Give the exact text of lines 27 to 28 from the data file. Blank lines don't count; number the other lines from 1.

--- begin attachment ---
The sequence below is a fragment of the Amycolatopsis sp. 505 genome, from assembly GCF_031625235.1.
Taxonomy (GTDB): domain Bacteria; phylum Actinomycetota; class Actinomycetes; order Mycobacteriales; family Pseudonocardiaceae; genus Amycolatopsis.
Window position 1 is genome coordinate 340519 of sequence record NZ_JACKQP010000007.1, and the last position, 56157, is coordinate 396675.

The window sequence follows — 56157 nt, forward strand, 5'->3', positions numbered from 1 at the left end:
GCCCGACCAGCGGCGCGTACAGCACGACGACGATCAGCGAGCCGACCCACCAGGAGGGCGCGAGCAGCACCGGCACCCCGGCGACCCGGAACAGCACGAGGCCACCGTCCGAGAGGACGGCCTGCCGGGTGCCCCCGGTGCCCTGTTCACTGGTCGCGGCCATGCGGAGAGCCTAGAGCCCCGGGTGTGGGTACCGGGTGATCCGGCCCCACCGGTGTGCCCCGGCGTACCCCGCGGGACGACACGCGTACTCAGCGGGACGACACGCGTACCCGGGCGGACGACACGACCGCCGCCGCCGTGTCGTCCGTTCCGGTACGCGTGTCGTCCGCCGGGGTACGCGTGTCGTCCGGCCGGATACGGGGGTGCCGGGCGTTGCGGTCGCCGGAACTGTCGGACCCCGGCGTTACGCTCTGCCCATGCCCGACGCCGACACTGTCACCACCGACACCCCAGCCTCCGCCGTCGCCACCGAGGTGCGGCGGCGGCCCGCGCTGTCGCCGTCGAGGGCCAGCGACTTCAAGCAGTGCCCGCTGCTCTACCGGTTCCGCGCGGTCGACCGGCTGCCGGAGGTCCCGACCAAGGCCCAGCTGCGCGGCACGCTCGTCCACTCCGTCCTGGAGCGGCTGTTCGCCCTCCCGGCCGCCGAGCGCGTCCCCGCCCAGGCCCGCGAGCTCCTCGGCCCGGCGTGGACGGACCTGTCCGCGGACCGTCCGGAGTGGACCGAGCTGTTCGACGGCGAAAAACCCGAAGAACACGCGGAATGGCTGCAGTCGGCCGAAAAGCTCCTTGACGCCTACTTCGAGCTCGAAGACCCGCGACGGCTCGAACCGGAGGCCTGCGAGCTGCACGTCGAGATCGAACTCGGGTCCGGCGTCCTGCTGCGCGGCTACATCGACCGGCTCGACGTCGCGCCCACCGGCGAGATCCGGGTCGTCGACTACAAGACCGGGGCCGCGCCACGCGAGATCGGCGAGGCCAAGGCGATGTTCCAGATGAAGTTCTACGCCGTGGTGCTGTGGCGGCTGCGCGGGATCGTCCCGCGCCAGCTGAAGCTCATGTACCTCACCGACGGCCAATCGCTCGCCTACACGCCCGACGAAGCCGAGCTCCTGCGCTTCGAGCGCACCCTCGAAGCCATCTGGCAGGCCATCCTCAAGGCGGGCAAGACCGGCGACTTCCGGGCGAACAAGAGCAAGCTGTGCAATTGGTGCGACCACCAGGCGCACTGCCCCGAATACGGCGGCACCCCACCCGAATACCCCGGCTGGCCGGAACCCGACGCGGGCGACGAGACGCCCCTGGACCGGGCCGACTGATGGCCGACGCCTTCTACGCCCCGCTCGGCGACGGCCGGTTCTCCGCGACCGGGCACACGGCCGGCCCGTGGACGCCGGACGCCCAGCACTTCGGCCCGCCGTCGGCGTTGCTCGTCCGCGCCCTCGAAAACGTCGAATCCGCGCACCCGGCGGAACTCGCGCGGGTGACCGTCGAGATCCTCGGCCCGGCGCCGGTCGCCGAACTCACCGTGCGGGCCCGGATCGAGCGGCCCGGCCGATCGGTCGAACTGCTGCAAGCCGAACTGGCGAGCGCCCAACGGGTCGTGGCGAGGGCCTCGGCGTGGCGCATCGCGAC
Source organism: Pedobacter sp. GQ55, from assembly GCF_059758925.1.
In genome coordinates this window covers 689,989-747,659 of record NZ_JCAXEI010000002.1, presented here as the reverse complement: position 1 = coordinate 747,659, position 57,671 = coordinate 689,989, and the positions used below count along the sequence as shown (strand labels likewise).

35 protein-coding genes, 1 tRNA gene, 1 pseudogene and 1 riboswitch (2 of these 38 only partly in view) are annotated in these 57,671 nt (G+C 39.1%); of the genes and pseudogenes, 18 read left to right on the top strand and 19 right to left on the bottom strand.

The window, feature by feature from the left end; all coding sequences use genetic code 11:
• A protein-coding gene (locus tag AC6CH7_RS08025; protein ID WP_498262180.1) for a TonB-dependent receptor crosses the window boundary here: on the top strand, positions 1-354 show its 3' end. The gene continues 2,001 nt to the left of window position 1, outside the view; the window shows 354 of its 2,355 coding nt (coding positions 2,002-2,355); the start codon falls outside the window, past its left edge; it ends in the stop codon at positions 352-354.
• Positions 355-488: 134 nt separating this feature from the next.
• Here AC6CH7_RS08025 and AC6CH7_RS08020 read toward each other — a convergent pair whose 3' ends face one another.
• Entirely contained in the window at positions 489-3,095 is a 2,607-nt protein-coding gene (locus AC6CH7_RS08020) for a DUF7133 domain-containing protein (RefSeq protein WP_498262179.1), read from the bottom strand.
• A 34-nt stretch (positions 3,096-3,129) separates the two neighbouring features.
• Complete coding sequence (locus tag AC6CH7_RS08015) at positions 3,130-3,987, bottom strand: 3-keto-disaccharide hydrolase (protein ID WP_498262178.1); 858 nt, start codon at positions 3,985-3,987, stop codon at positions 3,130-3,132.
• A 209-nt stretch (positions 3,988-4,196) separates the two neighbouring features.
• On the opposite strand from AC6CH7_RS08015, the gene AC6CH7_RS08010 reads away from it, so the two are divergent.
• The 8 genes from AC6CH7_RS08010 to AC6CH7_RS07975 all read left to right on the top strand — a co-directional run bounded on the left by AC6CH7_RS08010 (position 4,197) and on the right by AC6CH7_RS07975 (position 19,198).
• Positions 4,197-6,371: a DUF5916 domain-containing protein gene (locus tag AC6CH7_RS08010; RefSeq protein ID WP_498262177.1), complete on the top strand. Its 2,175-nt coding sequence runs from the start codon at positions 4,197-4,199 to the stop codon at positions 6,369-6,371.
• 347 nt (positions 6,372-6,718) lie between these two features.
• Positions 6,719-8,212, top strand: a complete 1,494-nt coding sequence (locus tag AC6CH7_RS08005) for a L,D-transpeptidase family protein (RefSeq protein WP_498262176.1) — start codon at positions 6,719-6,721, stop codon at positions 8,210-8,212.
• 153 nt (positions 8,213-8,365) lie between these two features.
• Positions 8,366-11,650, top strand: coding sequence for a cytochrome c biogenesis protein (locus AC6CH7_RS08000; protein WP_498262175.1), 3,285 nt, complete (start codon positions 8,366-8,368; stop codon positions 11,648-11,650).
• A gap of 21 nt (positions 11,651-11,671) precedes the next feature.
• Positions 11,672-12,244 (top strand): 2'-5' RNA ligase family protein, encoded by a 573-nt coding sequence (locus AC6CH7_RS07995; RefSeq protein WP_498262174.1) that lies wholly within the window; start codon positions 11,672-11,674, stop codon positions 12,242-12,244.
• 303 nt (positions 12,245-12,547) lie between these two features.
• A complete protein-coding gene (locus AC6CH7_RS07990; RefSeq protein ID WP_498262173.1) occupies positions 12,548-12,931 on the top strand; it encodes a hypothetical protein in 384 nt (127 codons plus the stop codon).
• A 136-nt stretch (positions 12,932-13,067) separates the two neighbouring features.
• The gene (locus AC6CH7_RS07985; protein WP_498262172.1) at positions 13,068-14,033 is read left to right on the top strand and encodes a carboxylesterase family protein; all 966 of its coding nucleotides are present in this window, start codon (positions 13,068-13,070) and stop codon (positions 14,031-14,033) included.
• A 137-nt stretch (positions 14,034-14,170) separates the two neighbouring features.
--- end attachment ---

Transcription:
• A complete protein-coding gene (locus AC6CH7_RS07990; RefSeq protein ID WP_498262173.1) occupies positions 12,548-12,931 on the top strand; it encodes a hypothetical protein in 384 nt (127 codons plus the stop codon).
• A 136-nt stretch (positions 12,932-13,067) separates the two neighbouring features.